Unless you’re a real computer novice, or even if you’re somewhat of a techie, you might not know what Ubuntu is, but it might be worth taking a look.
Image via Wikipedia
When you first turn on your PC in the morning at work, or in the evenings at home, you see the desktop, which is part of the operating system (which I’ll refer to as the OS for the rest of this article). It’s the first screen you see after you log in and it’s known as a GUI. or “Graphical User Interface”. That’s the one with all the icons. You might not care which OS you have, which means that you may be happy with whatever OS you have whether it’s a PC with Windows, or an Apple with their graphical OS named either Snow Leopard, or Panther, or one of the others.
Apple has more customer loyalty and respect than does Windows, because Windows machines crash more often. And Apples seem to work better, and almost everyone you talk to will tell you that Windows PC are a lot less reliable. But there’s a reason for that, which I’ll get into in a future article.
But have you ever had a PC loaded with Ubuntu? What is Ubuntu? It’s the third most popular OS, and it falls under the main name of Linux. You may have heard of Red Hat Linux. That’s what Ubuntu is. Just another version of Linux. Now, I think if you ever get to see Ubuntu, you may not like it because it’s not the most attractive OS. But here’s the advantage of using Ubuntu. It’s complete and totally free. Windows 7 Professional costs $200 if you go to Microsoft.com but it’s cheaper if you buy it in a store. Apple? If you want to buy their latest OS, it’ll cost you $30 (much cheaper). But Ubuntu is free. And it’s also the most reliable OS of the three.
Image via Wikipedia
The best thing about having a copy of Ubuntu is that if you want software, like an office suite, or a professional graphics editing software package like Photoshop, that software is also totally free. But you don’t actually get Office or Photoshop. If you want to see a good example, go to http://www.osalt.com/ and see what’s available. Osalt stands for “Open Source As aLTernatives” and what they do is tell you what they have as alternatives. All you have to do is give them the name of the software you’re looking for, and they’ll tell you the name of the software that imitates, or copies it. For example, if you want Photoshop, you would download Gimpshop. Or AutoCad? Just download QCad Community Edition, or Archmedes.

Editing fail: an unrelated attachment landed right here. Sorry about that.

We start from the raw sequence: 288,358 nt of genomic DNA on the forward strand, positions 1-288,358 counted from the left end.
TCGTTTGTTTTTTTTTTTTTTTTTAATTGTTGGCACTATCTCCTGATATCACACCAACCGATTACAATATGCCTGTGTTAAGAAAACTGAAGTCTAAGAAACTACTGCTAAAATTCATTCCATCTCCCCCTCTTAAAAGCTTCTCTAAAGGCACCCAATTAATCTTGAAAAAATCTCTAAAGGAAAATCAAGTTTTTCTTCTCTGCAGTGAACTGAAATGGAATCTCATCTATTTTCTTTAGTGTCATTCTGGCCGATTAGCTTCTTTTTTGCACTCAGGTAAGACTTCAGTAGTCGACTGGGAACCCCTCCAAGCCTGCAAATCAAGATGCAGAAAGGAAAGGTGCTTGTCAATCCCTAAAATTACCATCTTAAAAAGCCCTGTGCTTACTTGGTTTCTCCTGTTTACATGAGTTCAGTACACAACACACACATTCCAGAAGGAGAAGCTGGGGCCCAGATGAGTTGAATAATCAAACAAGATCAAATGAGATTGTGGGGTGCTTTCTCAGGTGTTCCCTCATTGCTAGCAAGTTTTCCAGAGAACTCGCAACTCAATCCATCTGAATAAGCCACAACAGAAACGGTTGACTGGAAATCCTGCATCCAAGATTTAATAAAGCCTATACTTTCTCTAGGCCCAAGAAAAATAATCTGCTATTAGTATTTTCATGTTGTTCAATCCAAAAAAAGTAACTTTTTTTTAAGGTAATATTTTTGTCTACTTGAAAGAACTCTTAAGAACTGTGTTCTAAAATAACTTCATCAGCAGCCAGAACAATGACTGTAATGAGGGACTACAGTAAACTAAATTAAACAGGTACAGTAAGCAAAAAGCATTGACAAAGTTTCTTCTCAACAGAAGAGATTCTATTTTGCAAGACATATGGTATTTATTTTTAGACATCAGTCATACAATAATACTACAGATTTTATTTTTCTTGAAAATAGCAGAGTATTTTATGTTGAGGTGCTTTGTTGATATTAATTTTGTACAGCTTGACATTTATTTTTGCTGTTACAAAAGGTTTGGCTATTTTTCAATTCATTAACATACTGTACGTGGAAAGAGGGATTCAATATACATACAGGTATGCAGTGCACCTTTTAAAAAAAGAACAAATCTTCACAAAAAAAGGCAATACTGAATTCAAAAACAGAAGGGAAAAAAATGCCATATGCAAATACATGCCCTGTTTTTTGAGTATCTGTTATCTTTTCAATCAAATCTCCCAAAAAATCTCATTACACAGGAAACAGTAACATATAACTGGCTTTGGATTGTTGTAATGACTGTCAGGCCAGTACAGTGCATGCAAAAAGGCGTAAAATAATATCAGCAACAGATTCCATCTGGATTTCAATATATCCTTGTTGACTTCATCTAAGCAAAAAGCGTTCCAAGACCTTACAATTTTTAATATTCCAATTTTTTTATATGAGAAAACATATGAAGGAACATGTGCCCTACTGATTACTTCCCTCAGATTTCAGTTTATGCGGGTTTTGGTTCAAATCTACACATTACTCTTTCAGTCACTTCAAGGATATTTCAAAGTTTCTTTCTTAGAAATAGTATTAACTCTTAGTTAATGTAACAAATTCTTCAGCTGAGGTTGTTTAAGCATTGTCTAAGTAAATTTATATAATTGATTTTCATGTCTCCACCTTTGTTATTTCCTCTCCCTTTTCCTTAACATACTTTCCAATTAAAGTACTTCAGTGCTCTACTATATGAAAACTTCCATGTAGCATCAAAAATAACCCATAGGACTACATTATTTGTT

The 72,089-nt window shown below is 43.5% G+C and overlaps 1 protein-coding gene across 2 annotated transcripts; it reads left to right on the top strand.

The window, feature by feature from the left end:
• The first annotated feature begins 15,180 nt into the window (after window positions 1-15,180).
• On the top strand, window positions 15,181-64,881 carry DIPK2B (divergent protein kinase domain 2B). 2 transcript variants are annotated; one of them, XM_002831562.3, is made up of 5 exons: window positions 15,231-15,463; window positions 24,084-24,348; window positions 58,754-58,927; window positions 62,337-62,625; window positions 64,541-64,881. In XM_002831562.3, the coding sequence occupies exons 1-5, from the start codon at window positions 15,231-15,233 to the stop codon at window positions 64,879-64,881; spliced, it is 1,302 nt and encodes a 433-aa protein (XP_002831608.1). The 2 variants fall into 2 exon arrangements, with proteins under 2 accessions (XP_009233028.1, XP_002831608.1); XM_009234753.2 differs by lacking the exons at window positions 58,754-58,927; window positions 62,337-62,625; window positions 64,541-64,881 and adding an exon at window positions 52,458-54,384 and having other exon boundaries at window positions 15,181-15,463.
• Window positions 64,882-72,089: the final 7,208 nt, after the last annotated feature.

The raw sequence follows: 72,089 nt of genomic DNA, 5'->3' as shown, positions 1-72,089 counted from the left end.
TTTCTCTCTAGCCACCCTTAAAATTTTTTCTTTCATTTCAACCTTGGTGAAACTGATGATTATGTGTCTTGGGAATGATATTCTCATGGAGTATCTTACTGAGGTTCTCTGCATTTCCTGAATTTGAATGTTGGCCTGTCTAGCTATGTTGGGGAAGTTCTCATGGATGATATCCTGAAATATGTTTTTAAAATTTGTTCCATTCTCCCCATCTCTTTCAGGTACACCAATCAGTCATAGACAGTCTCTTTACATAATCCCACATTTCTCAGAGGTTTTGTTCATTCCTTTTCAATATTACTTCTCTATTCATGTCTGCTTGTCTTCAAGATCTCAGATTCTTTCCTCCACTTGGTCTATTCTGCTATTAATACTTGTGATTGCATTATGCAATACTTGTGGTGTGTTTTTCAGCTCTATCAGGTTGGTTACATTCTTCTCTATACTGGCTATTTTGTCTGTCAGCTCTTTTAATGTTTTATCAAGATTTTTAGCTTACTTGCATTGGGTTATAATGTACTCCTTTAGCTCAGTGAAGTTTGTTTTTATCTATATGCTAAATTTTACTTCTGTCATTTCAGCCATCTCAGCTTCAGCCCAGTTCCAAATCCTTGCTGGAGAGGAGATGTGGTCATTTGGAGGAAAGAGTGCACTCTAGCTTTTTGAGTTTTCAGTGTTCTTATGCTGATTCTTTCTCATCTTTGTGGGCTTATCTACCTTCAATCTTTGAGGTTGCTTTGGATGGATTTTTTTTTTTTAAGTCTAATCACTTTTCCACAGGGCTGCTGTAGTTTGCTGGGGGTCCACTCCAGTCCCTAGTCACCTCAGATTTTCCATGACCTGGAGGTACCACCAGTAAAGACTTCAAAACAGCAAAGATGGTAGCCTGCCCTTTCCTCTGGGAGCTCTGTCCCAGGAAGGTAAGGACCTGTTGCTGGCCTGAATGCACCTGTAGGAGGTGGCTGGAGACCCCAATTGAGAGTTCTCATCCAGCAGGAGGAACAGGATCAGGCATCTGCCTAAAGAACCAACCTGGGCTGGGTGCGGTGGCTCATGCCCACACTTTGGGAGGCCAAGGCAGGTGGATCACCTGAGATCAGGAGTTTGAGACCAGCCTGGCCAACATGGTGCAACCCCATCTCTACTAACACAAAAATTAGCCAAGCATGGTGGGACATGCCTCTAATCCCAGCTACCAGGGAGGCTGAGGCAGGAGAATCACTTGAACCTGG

And just because it’s not the original, doesn’t mean it’s not top-notch software either. It is. The only thing is that it doesn’t follow the same steps to accomplish basic functions. In other words, Gimpshop doesn’t have all its controls in the same place as Photoshop, or to accomplish something, you may have to do it a different way. But it works.
And it’s Open Source, which doesn’t mean as much to you as it would a programmer, but what that means is that you can look at the source code. Why would that be handy? Well, it means you can look at how the original programmer wrote the program. You can reverse engineer it. You can even write code to improve the program, which is Linux’s whole idea. All of the software was programmed by really talented and devoted people who have other jobs and who work on Linux voluntarily, and who love what they do. You can’t buy that type of dedication with money.
Now, you can get rid of Windows or Snow Leopard and install Ubuntu exclusively, but you don’t have to. Because the really good news is you can dual-boot it or you can run it on a virtual-machine. You can even load it on a thumb drive and boot it on different machines. And one more alternative you have is to download it to a CD, and boot to that CD. But that’s only if you want to look at it. It’ll run from the CD, but you can’t save anything or download programs onto the CD. Interested?